Content and language integrated learning (CLIL) is a parasol term that includes several ways of teaching in which content is learnt using a foreign language. It was developed in Europe within the 90s as a response to the ought to discover ways to advance higher levels of competence in a foreign language. It is a system that its content driven, and language is integrated into the learning. With CLIL, the language is learnt and used to build subject knowledge. The objectives of CLIL are to improve academic performance, students first and second language and develop thinking skills. In a simple way, CLIL students are using the English language to learn, while learning the English language. It helps introduce learners to new concepts through studying the curriculum in a non-native language and assist learner's production of the language in curricular subject. Moreover, it helps improve learner's performance in both curricular subject and the target language. But there are some challenges that can occur with CLIL as well as concerns which leads to this question, is the L2 a barrier for successful learning? thoroughly, the challenges can be for teachers first, as some teachers may not have the required level and technique to teach the content, it can be the lack of CLIL materials, or the curriculum might not be compatible with the teaching approach for example: national curriculum and exams typically come in the native language, but the students have been learning geography in a foreign language. a further concern related to CLIL policies is the increasing dominance of English as the main additional language learned, while other languages are discounted. This will take us back to the question, is the L2 a barrier for successful learning? I reckon it is, bilingual education can also be destructive for the subject taught in another language, sacrificing students understanding of the specific concepts of each discipline for the sake of language learning, is a critical approach to learning. So, is CLIL an additive or a subtractive bilingualism? Effectively, CLIL would count more as an additive bilingualism approach because, it encourages the learning of English without giving up on the native languages. On the other hand, the English Medium Education (EME) system is when English is used as a primary medium of instruction, particularly where English is not the mother tongue of the students. Therefore, I would consider EME more as a subtractive bilingualism because it focuses on English as a medium of teaching without taking in consideration the use of other languages.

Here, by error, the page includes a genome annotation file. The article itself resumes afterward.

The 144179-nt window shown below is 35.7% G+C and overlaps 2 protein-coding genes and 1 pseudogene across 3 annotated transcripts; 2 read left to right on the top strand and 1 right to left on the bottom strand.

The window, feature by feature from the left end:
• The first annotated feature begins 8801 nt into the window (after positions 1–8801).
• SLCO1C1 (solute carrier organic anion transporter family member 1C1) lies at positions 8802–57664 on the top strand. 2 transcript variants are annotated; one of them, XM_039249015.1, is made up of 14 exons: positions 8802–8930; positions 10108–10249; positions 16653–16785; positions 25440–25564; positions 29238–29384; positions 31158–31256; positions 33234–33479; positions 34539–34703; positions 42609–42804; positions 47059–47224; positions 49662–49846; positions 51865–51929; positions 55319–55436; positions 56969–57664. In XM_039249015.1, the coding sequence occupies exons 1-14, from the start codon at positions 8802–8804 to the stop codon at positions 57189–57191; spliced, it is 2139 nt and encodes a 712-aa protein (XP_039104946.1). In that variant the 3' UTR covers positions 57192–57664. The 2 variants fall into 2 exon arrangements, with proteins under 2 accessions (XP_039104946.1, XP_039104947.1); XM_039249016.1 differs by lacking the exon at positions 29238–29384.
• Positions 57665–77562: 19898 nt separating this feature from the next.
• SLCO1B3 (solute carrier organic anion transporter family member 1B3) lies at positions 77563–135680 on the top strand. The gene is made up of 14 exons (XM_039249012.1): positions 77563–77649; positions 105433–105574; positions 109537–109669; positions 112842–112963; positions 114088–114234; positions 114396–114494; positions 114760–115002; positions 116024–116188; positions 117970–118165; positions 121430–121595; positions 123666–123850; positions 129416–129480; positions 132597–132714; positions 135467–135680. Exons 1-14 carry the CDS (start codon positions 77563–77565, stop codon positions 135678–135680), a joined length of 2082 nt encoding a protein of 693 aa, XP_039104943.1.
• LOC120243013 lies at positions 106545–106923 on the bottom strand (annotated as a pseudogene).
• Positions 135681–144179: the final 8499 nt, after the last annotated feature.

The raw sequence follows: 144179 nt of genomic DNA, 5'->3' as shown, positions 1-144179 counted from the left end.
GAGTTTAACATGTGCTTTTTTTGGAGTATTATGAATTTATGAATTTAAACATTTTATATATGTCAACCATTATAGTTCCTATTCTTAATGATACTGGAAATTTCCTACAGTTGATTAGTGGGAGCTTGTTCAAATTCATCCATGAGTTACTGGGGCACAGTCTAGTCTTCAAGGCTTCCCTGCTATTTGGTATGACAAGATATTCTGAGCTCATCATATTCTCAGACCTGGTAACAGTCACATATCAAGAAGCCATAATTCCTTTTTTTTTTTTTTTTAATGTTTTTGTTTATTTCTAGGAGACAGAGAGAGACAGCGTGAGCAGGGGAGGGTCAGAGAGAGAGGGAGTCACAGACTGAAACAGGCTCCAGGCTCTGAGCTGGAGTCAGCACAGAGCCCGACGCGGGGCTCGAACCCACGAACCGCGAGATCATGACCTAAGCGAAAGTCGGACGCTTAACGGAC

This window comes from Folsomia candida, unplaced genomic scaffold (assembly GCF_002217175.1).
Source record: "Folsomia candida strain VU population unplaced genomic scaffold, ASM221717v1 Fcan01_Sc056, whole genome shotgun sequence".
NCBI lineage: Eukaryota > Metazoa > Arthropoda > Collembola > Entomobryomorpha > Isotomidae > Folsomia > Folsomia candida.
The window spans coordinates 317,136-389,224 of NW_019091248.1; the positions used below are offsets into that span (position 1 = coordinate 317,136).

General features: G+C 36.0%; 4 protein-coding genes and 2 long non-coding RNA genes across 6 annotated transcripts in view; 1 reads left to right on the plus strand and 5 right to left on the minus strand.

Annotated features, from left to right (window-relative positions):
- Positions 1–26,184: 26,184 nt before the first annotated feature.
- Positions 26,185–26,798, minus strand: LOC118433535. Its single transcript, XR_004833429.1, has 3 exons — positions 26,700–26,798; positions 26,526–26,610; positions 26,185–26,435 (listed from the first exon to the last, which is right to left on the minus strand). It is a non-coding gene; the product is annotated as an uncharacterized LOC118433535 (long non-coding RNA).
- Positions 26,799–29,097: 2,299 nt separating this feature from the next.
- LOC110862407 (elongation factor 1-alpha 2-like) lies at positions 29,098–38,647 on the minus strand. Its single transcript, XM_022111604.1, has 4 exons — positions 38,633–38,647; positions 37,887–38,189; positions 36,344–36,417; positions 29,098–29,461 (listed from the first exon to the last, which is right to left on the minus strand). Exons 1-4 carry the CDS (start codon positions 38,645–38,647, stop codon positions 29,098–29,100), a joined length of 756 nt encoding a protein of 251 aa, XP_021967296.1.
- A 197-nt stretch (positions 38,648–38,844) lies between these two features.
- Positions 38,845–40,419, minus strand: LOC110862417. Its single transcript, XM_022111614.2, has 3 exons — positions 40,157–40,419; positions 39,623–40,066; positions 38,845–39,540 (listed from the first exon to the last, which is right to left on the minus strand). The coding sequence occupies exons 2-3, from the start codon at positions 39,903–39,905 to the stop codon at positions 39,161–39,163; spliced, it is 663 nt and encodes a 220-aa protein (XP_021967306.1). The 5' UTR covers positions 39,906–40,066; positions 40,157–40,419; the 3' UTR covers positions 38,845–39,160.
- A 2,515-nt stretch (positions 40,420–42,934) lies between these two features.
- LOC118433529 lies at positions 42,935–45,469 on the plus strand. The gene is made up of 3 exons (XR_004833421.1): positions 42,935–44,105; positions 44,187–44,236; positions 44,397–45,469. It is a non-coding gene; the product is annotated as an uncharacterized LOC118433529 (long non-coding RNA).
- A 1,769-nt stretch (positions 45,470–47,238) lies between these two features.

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To conclude, in my judgement the Incorporation of world englishes should be taken in consideration in TESOL. And the English language should be considered for its potential to be understood within the same speech society, rather than its standard to be acknowledged only by native speakers of English.


  • Nino-Murcia, M. (2003) 'English is like the dollar': hard currency ideology and the status of English in Peru, World Englishes, vol. 22, no. 2, pp. 121-42.
  • Katchru, B. (1992) 'Teaching world Englishes' in Katchru, B. (ed.) The Other Tongue: English Across Cultures (2nd edn), Urbana and Chicago, IL, University of Illinois Press.
  • Seargeant, P. and Erling, E. J. (2011) 'The discourse of English as a language for international development': policy assumptions and practical challenges in Coleman, H. (ed.) Dreams and Realities: Developing Countries and the English Language, London, British Council.
  • Yassin, Sopia Md., Marsh, D., Ong, E. T. and Lai, Y. Y. (2009) 'Learners' perceptions towards the teaching of science through English in Malaysia: a quantitative analysis, International CLIL Research Journal, vol. 1, no. 2, pp. 54-69
  • Nunan, D. (2003) The impact of English as a global language on educational policies and practices in the Asia-Pacific region. TESOL Quarterly 37 (4), 589-613.
  • Davies,A. (2006). 'The Native Speaker in Applied Linguistics', in Alan Davies and Catherine Elder (Eds.) (2006), The handbook of Applied Linguistics (pp. 431-450). Oxford: Blackwell.
  • Garcia, O. (2010) 'Reimagining bilingualism in education for the 21st century', NALDIC Quarterly, vol. 7, no. 2, pp. 4-11.
  • Garcia, O. (2009) Bilingual Education in the 21st Century: A Global Perspective, Chichester, Wiley-Blackwell.
  • Hewings, A. and Tagg, C. (2012). The Politics of English: Conflict, Competition, Co-existence. Worlds of English. Abingdon, RoutledgeMilton Keynes, The Open University, pp. 5-176.
  • Siiner, M. (2010) 'Hangovers of globalization: a case study of laissez-faire language policy in Denmark', Language Problems and Language Planning, vol. 34, no. 1, pp. 43-62.
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The Place of English Language in the Context of Bilingual Education. (2023, August 14). GradesFixer. Retrieved February 21, 2024, from